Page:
Spring Grove, Pa.’s, Ford dealership – then owned by Pierce Stambaugh – was a mainstay in its downtown in this 1934 photograph. Marley Gross Ford, which occupied that site for decades, just recently closed its doors. Also of interest: Spring Grove museum displays horse gas mask and more and A leading York County name: ‘Keeping it in family is the Glatfelter way’ and Is this a York County farm truck or is it just a wagon with a motor?.
There goes another small-town or old-time automobile dealership.
This time, it’s Marley Gross Ford in Spring Grove.
The passing of these dealerships is corresponding with the growth of businesses that handle numerous brands in several towns or even across state lines. Apple Automotive Group is an example of that.
This change is not necessarily bad. It’s just different… .
A 1940s-era cash register served Marley Gross until it closed its doors recenty. York Daily Record/Sunday News photos.
Marley Gross is, in part, a victim of the dimming American automotive scene. A York Daily Record/Sunday News story (11/2/09)reported that the dealership was facing limitations in shipments from Ford, which was closing plants. It could either sell the dealership or carry a thin inventory.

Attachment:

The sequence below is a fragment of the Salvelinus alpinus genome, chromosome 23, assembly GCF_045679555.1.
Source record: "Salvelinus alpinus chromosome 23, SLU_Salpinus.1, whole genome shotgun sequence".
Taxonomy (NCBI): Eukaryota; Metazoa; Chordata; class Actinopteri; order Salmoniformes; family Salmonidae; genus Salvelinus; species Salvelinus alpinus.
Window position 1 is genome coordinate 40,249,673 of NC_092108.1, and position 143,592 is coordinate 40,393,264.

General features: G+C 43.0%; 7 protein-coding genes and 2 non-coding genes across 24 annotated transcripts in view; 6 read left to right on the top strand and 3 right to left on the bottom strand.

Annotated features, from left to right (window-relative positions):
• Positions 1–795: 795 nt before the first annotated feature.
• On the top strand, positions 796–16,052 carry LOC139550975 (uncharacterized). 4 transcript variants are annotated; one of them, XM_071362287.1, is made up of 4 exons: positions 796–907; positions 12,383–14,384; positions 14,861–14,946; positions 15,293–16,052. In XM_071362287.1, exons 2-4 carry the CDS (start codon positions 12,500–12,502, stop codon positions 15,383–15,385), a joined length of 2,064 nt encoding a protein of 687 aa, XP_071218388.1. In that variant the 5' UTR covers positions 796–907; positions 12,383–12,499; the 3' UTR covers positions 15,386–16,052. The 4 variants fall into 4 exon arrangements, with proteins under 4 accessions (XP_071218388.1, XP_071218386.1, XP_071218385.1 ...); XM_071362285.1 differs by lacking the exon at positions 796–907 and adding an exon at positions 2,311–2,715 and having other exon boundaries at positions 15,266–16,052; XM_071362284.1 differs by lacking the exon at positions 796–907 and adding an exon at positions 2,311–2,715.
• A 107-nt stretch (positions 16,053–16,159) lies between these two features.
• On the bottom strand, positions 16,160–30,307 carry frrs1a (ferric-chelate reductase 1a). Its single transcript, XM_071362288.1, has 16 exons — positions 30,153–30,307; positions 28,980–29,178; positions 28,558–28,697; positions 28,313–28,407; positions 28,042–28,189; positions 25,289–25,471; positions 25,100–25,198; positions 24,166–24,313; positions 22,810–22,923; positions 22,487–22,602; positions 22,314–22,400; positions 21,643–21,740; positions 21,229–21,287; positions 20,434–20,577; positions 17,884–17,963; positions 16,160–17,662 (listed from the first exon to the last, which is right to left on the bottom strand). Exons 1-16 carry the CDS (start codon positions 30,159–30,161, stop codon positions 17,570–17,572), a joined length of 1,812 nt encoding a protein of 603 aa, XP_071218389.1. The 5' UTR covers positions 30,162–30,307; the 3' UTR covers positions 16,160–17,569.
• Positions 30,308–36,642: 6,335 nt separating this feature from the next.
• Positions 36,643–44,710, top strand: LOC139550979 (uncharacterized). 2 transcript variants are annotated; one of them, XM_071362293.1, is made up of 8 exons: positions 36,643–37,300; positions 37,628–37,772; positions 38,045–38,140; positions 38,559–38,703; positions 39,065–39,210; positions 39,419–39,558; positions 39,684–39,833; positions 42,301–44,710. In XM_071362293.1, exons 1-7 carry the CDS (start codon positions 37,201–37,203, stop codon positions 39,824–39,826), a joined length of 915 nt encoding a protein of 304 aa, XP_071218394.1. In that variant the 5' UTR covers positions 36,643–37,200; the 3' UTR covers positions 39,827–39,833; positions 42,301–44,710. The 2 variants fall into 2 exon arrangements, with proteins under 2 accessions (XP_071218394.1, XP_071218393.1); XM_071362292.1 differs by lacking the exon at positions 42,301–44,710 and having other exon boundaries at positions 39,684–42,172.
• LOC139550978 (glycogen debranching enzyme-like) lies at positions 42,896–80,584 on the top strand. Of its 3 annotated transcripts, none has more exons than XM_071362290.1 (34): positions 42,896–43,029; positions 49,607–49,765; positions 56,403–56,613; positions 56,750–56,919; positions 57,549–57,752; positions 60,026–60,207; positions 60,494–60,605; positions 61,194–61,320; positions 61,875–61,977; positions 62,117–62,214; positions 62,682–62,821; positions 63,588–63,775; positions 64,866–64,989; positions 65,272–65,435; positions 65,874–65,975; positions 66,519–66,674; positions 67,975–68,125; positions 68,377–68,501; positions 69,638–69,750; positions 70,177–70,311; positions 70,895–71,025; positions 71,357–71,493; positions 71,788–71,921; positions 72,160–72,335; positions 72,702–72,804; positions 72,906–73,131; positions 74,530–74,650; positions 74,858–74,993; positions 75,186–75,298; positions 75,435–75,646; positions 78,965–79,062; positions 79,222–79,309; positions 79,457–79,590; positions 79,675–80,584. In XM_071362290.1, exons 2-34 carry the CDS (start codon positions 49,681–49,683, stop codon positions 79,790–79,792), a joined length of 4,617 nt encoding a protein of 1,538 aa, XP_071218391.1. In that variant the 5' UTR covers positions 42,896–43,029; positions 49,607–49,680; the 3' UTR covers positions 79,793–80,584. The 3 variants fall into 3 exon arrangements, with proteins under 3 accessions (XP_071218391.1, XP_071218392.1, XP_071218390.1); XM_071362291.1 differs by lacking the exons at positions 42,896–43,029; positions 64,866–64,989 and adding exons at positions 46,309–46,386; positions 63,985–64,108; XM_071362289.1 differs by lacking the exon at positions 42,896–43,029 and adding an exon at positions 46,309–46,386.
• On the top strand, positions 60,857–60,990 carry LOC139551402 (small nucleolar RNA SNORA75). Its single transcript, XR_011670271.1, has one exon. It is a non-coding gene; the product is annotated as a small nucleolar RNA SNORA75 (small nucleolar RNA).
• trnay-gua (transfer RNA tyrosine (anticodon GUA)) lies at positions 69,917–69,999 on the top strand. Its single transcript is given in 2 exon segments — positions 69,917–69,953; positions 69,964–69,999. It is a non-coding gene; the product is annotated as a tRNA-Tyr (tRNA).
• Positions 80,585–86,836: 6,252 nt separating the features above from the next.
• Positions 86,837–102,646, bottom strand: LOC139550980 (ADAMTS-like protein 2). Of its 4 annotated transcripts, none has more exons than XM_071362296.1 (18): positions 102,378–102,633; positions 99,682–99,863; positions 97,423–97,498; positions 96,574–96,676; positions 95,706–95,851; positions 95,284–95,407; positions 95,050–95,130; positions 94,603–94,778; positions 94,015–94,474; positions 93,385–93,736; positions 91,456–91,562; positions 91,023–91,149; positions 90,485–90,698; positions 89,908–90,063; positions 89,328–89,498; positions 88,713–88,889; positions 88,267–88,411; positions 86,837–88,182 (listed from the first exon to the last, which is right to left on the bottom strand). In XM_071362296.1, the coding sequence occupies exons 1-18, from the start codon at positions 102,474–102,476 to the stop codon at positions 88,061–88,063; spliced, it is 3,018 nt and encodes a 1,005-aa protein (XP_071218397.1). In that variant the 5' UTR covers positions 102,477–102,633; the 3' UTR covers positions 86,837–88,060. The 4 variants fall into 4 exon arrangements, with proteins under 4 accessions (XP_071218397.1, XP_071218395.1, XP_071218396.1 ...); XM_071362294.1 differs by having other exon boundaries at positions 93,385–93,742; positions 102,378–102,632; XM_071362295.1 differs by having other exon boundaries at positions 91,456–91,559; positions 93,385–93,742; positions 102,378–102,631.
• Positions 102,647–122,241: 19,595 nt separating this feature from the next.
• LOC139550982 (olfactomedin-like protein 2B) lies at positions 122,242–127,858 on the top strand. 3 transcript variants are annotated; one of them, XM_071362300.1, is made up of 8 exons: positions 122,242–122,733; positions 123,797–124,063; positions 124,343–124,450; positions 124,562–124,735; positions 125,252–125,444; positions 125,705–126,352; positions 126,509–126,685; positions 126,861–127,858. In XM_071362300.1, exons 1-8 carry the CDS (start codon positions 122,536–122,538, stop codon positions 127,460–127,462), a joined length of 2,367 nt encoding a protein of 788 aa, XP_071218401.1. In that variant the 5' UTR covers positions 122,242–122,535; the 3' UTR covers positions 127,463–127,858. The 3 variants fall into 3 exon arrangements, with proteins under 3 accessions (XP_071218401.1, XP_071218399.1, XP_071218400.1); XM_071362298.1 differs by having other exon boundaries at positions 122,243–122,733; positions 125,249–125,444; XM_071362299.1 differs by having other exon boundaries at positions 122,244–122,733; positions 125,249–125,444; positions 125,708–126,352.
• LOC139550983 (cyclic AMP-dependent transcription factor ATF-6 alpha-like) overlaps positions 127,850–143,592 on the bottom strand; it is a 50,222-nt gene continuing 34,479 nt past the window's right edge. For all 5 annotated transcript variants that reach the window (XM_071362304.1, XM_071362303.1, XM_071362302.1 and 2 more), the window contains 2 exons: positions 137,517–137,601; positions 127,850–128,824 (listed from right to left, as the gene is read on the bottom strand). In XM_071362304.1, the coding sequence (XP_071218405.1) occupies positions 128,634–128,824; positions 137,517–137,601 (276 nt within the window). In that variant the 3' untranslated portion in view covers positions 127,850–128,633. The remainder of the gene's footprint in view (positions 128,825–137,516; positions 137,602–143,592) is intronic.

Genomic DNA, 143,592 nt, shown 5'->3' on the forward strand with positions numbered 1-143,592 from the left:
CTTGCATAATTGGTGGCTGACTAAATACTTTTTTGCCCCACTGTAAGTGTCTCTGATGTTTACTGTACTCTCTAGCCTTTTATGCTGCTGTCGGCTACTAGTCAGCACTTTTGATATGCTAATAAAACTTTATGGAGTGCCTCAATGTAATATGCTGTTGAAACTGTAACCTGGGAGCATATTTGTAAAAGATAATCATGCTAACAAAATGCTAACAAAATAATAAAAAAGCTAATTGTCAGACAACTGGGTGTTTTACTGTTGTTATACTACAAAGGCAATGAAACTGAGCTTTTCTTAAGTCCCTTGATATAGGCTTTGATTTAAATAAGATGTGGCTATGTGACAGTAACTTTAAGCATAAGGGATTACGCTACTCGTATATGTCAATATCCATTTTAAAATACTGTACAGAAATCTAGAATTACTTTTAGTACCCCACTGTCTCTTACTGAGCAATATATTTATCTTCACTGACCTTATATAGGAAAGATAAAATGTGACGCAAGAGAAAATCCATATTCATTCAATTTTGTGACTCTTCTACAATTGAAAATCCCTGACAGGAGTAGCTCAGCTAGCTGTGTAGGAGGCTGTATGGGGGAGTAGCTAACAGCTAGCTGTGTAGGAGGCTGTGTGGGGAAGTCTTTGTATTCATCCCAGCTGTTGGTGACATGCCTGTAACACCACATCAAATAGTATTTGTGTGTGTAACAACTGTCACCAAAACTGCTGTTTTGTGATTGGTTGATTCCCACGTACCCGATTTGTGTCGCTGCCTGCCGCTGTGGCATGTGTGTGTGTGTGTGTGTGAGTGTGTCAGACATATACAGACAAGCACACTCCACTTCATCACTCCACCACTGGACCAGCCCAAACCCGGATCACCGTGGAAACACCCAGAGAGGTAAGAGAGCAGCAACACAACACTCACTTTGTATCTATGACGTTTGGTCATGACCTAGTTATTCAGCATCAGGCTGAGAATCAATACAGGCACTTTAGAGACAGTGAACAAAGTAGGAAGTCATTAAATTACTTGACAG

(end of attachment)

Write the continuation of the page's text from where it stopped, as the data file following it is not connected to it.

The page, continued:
According to “The Spring Grove Years, 1882-1982:
At one time, Spring Grove played host to George Elicker’s Chevrolet, Scripps-Booth and Nash dealership. Ralph L. Kemper’s Spring Grove garage sold Buick, Dodge, and Peerless automobiles. Those garages opened at a time of immense growth in the American auto industry – in the years immediately before World War I.
P. Stambaugh and Son, a forerunner of Marley Gross, was the earliest, setting up service in 1910. Actually, it was located between Dover and East Berlin before building a Spring Grove garage and dealership in 1921 – Marley Gross’s current building at the corner of Jackson and Market streets.
A noteworthy part of Stambaugh’s business in those years was that it also sold Allis Chalmers and New Holland agricultural implements.
The dealership passed on to Carl Beasley in 1945, then to Peter Peterson and later Snyder and Gross in 1972.
The Daily Record/Sunday News story reports that the first car Gross sold as an owner, a 1972 Ford Galaxie Country Sedan, now sits in the basement of the dealership awaiting restoration.
“Some years later,” he said, “I traded it back from the original owner.”
That’s how those small-town dealerships did business for so long – selling cars to generations of faithful, family members.